But once they did, the tops kept disappearing. Sometimes it was just one leaf of the original two. Sometimes the seedling mysteriously looked like a withered sprout. Once, a seedling was pulled from the root fully in tact and laid across its peat pellet. It’s a tray with a clear cover that’s pretty much on all the time until germination and a small measure of growth occur. I spent close to two weeks replacing lost seedlings with new seeds. I thought they were safe and secure, but apparently I was mistaken.

One morning, I saw my cat Maisy, a 7-lb ball of fluff and puff, nosing around the tray. Using one claw, she proceeded to pick at and lift the clear cover out of the tiered rim of the tray base. Then, selecting just the right tomato sprout, nipped off the leaves.

“Maisy! Pssst! What are you doing?!!?? Pssst! Get away from there!!”

She turns to me, pricks up her ears, and chirps “Bprrrrt!” as if to say, “Mommy, I don’t know what you’re talking about.” All the while, a tiny tomato leaf is hanging from her fang.

That problem was solved with a wide rubber band around the tray and a small, but heavy, silver dish laid on top to further prevent that lid (and my lid) from being flipped. It worked. Most developed their second set of leaves.

Then, suddenly, half my sprouts were snapped and bent over. Why? I got a clue this weekend when Daisy, Maisy’s sister, was standing on the tray cover, collapsing the top and crushing whatever was under her rear paws. She was hunched on her stalking haunches, chattering out the window to a squirrel who, one, didn’t give a darn and two, cackled back at the cat, taunting and basically driving Daisy crazy. And me too.

It’s like Lord of the Flies in my house, and the seedlings are Piggy.

May is six days away. Planting out is less than 20. And I am, yet again, starting from scratch on my heirlooms.

Oh, and PS: The cat burglar has since clipped three of my “saved” celery root plants. I’m now down to nine.

Tuesday, April 14, 2009

Damping Off

My celery root seedlings are damping off.

Or, in the least, they’re falling over at a thin point in the root. I’m hoping that potting them in seed cells filled with a soil-less mix will improve their condition.

Damping off is a fungal condition that thrives with too much moisture and too little air circulation. I learned about this very early on in my seedling forays, years ago before my daughter was born. I started seeds in an inappropriate medium: pots and yogurt cups filled with heavy black dirt taken from a bag of topsoil we purchased to fill in some deep divots to the lawn. One day, my tomatoes were three inches high. The next morning, all had fallen over at a rotted point in their severed stems. Hey, I didn’t know!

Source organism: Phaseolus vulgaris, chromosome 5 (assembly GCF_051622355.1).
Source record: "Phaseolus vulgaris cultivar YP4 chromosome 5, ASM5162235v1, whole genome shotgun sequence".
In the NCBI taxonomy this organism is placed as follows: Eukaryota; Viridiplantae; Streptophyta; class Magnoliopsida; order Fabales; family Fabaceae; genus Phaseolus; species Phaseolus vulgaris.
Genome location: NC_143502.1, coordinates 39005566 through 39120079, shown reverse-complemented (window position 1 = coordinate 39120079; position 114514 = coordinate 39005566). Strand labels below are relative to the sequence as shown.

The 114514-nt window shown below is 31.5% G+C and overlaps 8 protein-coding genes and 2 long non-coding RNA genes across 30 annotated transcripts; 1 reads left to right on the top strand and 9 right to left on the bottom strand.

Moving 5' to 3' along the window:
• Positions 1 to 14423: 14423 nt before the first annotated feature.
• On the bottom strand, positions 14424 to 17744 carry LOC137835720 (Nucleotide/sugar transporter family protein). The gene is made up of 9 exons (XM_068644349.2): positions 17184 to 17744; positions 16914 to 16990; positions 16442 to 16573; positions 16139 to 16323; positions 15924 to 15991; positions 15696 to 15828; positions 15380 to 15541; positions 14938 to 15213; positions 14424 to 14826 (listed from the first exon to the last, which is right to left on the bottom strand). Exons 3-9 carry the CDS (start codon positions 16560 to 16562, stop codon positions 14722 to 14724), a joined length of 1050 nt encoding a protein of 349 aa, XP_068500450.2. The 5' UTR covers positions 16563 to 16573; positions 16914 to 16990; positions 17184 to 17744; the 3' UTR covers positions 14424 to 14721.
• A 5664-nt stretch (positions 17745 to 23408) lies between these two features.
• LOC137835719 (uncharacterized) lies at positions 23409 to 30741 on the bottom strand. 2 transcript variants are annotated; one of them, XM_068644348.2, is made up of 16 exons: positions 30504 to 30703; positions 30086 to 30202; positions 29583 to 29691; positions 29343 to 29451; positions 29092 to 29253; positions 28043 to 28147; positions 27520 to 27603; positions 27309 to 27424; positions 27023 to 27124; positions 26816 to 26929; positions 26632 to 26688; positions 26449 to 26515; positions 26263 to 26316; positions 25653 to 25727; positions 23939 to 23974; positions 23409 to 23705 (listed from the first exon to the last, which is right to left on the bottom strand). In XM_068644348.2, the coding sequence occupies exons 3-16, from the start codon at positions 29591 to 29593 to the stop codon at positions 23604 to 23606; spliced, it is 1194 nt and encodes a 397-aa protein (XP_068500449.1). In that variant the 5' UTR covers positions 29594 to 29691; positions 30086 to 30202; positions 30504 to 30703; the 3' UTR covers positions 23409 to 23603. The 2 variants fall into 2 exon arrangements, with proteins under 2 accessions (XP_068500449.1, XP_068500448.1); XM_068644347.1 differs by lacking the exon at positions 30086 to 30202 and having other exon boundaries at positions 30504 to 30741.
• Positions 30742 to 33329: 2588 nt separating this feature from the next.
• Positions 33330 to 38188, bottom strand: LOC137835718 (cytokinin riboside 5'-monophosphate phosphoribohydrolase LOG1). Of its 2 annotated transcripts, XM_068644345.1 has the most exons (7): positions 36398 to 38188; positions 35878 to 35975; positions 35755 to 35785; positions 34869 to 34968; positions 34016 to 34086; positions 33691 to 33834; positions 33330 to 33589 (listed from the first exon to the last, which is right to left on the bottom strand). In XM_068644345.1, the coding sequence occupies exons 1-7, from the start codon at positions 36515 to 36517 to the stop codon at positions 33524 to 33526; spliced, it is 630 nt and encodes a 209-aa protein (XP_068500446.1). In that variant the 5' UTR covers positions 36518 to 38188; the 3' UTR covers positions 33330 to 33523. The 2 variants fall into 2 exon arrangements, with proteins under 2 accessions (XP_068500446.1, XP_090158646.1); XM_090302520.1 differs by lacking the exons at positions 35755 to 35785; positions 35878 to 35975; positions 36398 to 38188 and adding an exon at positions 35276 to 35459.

To be honest, I don’t think my celery root, or celeriac, is truly damping off. At least I hope not. The root structure they develop early on is not like a tomato seedling’s, whose fingers and hairs weave their way through the growing medium. This root vegetable just goes straight down with one thin thread to start, kind of like a carrot. Considered a “challenge to grow,” celeriac also has a long (120-day) growing season. I’m hoping I don’t lose them. If I had to start new seeds at this point in time, there’s a big chance a frost would kill them outside before the crispy, knobby roots are ready to harvest. I’m hoping a deeper planting for support and more light to reduce “stretching” are what my 18 little seedlings need.

I pray that’s all they’ll need … When I came home from work today to take care of transplantation, the peat was very, very wet. I am thinking a little pair of overeager hands has been overwatering. Let us pray.

I also purchased the $3.49 bag of soil-less mix for transplanting any and all seedlings that outgrow their peat pellets. My seed cells are free, left over from last year’s annuals and the flat of purple pansies my mother bought to brighten up her porches this spring.

So, let’s add $3.73, tax included, to the Eco-nomics running total:

Past total of Seeds,
Peat Pellets, other: $40.60
Soilless Mix $ 3.73
Total: $44.33

Saturday, April 11, 2009

The Queen of Royal Icing

Once again, I am one step closer to being crowned the Queen of Royal Icing. My daughter and I created a menagerie of chicks, lambs, rabbits and ducks in a grass-filled Easter basket, with spring tulips rising in the background and colorful eggs scattered around the grass.

These are the kinds of cookies that the kids love, but the mothers hate you for making. I do them with relish for the former and with wicked pleasure for the latter. And this Easter was no different.

While my daughter and I put together quite a batch for her pre-school class for Valentine’s Day – all manner, colors and sizes of hearts, plus X and O letters, and Hello Kitty faces – I thoroughly enjoyed making an Easter Basket with the cookies on sticks. The colors are soft, the shapes are charming and the chicks on sticks always crack me up. I'm not sure why! Our menagerie in Easter grass thrilled one and all at her school.